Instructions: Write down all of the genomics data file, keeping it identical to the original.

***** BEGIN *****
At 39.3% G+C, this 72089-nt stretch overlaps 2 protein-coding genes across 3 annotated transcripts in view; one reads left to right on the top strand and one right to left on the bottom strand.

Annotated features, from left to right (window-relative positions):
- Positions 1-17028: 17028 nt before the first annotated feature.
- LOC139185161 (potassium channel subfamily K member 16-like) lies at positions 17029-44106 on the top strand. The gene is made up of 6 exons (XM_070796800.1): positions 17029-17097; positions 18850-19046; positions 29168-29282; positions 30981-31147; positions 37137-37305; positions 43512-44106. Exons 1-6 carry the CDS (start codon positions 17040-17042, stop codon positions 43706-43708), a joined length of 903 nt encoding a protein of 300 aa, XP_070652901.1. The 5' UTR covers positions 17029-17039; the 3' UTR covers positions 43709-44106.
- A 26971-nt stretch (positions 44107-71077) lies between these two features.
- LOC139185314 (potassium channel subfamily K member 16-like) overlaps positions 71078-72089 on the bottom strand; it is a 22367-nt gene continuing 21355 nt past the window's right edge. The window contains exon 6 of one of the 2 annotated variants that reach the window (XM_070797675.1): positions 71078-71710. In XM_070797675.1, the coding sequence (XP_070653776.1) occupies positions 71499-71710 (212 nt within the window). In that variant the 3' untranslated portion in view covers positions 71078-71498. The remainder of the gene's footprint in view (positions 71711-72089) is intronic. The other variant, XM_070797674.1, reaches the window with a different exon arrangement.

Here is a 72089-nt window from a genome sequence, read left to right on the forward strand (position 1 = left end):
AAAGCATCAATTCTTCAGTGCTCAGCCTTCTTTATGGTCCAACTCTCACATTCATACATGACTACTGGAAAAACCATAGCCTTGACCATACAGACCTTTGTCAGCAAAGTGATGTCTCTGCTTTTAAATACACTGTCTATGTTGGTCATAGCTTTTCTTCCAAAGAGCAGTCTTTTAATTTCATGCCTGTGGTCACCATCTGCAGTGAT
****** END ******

At 39.3% G+C, this 72089-nt stretch overlaps 2 protein-coding genes across 3 annotated transcripts in view; one reads left to right on the top strand and one right to left on the bottom strand.

Annotated features, from left to right (window-relative positions):
- Positions 1-17028: 17028 nt before the first annotated feature.
- LOC139185161 (potassium channel subfamily K member 16-like) lies at positions 17029-44106 on the top strand. The gene is made up of 6 exons (XM_070796800.1): positions 17029-17097; positions 18850-19046; positions 29168-29282; positions 30981-31147; positions 37137-37305; positions 43512-44106. Exons 1-6 carry the CDS (start codon positions 17040-17042, stop codon positions 43706-43708), a joined length of 903 nt encoding a protein of 300 aa, XP_070652901.1. The 5' UTR covers positions 17029-17039; the 3' UTR covers positions 43709-44106.
- A 26971-nt stretch (positions 44107-71077) lies between these two features.
- LOC139185314 (potassium channel subfamily K member 16-like) overlaps positions 71078-72089 on the bottom strand; it is a 22367-nt gene continuing 21355 nt past the window's right edge. The window contains exon 6 of one of the 2 annotated variants that reach the window (XM_070797675.1): positions 71078-71710. In XM_070797675.1, the coding sequence (XP_070653776.1) occupies positions 71499-71710 (212 nt within the window). In that variant the 3' untranslated portion in view covers positions 71078-71498. The remainder of the gene's footprint in view (positions 71711-72089) is intronic. The other variant, XM_070797674.1, reaches the window with a different exon arrangement.

Here is a 72089-nt window from a genome sequence, read left to right on the forward strand (position 1 = left end):
AAAGCATCAATTCTTCAGTGCTCAGCCTTCTTTATGGTCCAACTCTCACATTCATACATGACTACTGGAAAAACCATAGCCTTGACCATACAGACCTTTGTCAGCAAAGTGATGTCTCTGCTTTTAAATACACTGTCTATGTTGGTCATAGCTTTTCTTCCAAAGAGCAGTCTTTTAATTTCATGCCTGTGGTCACCATCTGCAGTGAT